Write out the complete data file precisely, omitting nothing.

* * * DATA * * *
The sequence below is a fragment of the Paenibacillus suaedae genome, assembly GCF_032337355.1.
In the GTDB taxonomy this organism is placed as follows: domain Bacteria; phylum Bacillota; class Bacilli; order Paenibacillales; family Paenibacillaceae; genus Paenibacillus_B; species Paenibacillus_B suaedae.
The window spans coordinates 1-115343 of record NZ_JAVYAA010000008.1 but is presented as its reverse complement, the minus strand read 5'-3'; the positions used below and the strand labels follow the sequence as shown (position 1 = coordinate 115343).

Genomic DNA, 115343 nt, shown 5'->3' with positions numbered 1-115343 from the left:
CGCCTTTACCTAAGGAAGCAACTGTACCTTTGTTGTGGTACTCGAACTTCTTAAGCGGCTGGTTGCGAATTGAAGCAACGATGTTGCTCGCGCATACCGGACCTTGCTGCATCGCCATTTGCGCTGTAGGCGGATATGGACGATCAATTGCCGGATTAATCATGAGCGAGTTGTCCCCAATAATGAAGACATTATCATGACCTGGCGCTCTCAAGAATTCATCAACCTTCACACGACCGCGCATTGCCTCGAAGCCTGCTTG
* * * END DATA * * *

The sequence below is a fragment of the Paenibacillus suaedae genome, assembly GCF_032337355.1.
In the GTDB taxonomy this organism is placed as follows: domain Bacteria; phylum Bacillota; class Bacilli; order Paenibacillales; family Paenibacillaceae; genus Paenibacillus_B; species Paenibacillus_B suaedae.
The window spans coordinates 1-115343 of record NZ_JAVYAA010000008.1 but is presented as its reverse complement, the minus strand read 5'-3'; the positions used below and the strand labels follow the sequence as shown (position 1 = coordinate 115343).

Genomic DNA, 115343 nt, shown 5'->3' with positions numbered 1-115343 from the left:
CGCCTTTACCTAAGGAAGCAACTGTACCTTTGTTGTGGTACTCGAACTTCTTAAGCGGCTGGTTGCGAATTGAAGCAACGATGTTGCTCGCGCATACCGGACCTTGCTGCATCGCCATTTGCGCTGTAGGCGGATATGGACGATCAATTGCCGGATTAATCATGAGCGAGTTGTCCCCAATAATGAAGACATTATCATGACCTGGCGCTCTCAAGAATTCATCAACCTTCACACGACCGCGCATTGCCTCGAAGCCTGCTTG